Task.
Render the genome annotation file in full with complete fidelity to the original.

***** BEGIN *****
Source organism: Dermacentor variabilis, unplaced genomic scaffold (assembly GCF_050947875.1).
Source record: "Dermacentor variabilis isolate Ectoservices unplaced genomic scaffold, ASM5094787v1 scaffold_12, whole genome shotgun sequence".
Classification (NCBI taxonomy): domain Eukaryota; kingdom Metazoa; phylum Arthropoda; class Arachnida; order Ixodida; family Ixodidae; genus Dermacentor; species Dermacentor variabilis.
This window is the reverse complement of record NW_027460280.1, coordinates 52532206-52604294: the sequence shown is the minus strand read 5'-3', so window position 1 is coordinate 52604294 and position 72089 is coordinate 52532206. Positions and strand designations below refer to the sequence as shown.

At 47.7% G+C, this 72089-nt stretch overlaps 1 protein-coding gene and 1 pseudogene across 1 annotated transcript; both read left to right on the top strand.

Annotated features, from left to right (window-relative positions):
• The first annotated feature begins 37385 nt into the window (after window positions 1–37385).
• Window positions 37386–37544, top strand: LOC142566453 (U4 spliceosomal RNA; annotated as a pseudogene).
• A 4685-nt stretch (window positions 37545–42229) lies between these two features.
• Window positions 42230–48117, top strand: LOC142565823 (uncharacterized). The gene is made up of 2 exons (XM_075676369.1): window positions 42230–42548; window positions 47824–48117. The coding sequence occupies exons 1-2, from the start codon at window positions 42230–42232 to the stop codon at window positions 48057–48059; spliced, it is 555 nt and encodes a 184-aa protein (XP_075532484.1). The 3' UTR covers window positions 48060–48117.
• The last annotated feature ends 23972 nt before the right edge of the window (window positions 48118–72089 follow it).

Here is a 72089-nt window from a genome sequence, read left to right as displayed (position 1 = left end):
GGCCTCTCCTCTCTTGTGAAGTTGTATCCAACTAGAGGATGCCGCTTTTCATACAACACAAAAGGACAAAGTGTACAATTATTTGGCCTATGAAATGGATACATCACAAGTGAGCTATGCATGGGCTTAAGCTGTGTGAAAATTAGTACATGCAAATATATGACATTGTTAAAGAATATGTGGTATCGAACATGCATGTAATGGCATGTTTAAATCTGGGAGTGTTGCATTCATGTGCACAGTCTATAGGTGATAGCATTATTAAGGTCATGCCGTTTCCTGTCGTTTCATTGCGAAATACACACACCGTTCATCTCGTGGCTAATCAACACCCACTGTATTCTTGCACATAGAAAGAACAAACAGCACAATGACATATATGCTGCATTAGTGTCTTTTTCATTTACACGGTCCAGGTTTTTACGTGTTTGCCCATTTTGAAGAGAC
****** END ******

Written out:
Source organism: Dermacentor variabilis, unplaced genomic scaffold (assembly GCF_050947875.1).
Source record: "Dermacentor variabilis isolate Ectoservices unplaced genomic scaffold, ASM5094787v1 scaffold_12, whole genome shotgun sequence".
Classification (NCBI taxonomy): domain Eukaryota; kingdom Metazoa; phylum Arthropoda; class Arachnida; order Ixodida; family Ixodidae; genus Dermacentor; species Dermacentor variabilis.
This window is the reverse complement of record NW_027460280.1, coordinates 52532206-52604294: the sequence shown is the minus strand read 5'-3', so window position 1 is coordinate 52604294 and position 72089 is coordinate 52532206. Positions and strand designations below refer to the sequence as shown.

At 47.7% G+C, this 72089-nt stretch overlaps 1 protein-coding gene and 1 pseudogene across 1 annotated transcript; both read left to right on the top strand.

Annotated features, from left to right (window-relative positions):
• The first annotated feature begins 37385 nt into the window (after window positions 1–37385).
• Window positions 37386–37544, top strand: LOC142566453 (U4 spliceosomal RNA; annotated as a pseudogene).
• A 4685-nt stretch (window positions 37545–42229) lies between these two features.
• Window positions 42230–48117, top strand: LOC142565823 (uncharacterized). The gene is made up of 2 exons (XM_075676369.1): window positions 42230–42548; window positions 47824–48117. The coding sequence occupies exons 1-2, from the start codon at window positions 42230–42232 to the stop codon at window positions 48057–48059; spliced, it is 555 nt and encodes a 184-aa protein (XP_075532484.1). The 3' UTR covers window positions 48060–48117.
• The last annotated feature ends 23972 nt before the right edge of the window (window positions 48118–72089 follow it).

Here is a 72089-nt window from a genome sequence, read left to right as displayed (position 1 = left end):
GGCCTCTCCTCTCTTGTGAAGTTGTATCCAACTAGAGGATGCCGCTTTTCATACAACACAAAAGGACAAAGTGTACAATTATTTGGCCTATGAAATGGATACATCACAAGTGAGCTATGCATGGGCTTAAGCTGTGTGAAAATTAGTACATGCAAATATATGACATTGTTAAAGAATATGTGGTATCGAACATGCATGTAATGGCATGTTTAAATCTGGGAGTGTTGCATTCATGTGCACAGTCTATAGGTGATAGCATTATTAAGGTCATGCCGTTTCCTGTCGTTTCATTGCGAAATACACACACCGTTCATCTCGTGGCTAATCAACACCCACTGTATTCTTGCACATAGAAAGAACAAACAGCACAATGACATATATGCTGCATTAGTGTCTTTTTCATTTACACGGTCCAGGTTTTTACGTGTTTGCCCATTTTGAAGAGAC